Preconception risk assessment for thalassaemia, sickle cell disease, cystic fibrosis and Tay-Sachs disease

N. Hussein, S.F. Weng, J. Kai, J. Kleijnen, N. Qureshi

Research output: Contribution to journalArticleAcademicpeer-review

2 Citations (Scopus)

Abstract

Background

Globally, about five per cent of children are born with congenital or genetic disorders. The most common autosomal recessive conditions are thalassaemia, sickle cell disease, cystic fibrosis and Tay-Sachs disease, with higher carrier rates in specific patient populations. Identifying and counselling couples at genetic risk of the conditions before pregnancy enables them to make fully informed reproductive decisions, with some of these choices not being available if genetic counselling is only offered in an antenatal setting.

Objectives

To assess the effectiveness of systematic preconception genetic risk assessment to improve reproductive outcomes in women and their partners who are identified as carriers of thalassaemia, sickle cell disease, cystic fibrosis and Tay-Sachs disease in healthcare settings when compared to usual care.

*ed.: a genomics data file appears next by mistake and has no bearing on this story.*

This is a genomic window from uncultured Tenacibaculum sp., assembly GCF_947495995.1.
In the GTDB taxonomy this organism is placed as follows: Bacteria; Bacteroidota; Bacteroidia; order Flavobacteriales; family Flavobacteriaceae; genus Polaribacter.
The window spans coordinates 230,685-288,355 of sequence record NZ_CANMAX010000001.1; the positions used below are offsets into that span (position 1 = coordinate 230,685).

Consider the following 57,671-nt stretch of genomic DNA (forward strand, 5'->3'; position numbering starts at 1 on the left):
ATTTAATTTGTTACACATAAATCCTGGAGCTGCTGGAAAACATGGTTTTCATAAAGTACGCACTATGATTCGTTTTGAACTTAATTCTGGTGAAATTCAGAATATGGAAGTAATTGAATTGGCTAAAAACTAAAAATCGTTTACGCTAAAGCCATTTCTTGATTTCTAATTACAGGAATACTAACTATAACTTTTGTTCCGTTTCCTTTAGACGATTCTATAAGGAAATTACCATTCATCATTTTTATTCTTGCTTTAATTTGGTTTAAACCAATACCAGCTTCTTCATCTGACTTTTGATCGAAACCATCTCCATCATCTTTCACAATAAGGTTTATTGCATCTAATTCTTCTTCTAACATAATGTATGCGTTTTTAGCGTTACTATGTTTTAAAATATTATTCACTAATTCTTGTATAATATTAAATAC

Search methods

We searched the Cochrane Cystic Fibrosis and Genetic Disorders Group's Trials Registers. In addition, we searched for all relevant trials from 1970 (or the date at which the database was first available if after 1970) to date using electronic databases (MEDLINE, Embase, CINAHL, PsycINFO), clinical trial databases (National Institutes of Health, Clinical Trials Search portal of the World Health Organization, metaRegister of controlled clinical trials), and hand searching of key journals and conference abstract books from 1998 to date (European Journal of Human Genetics, Genetics in Medicine, Journal of Community Genetics). We also searched the reference lists of relevant articles, reviews and guidelines and also contacted subject experts in the field to request any unpublished or other published trials.

Date of latest search of the registers: 25 June 2015.

Date of latest search of all other sources: 10 December 2014.

Selection criteria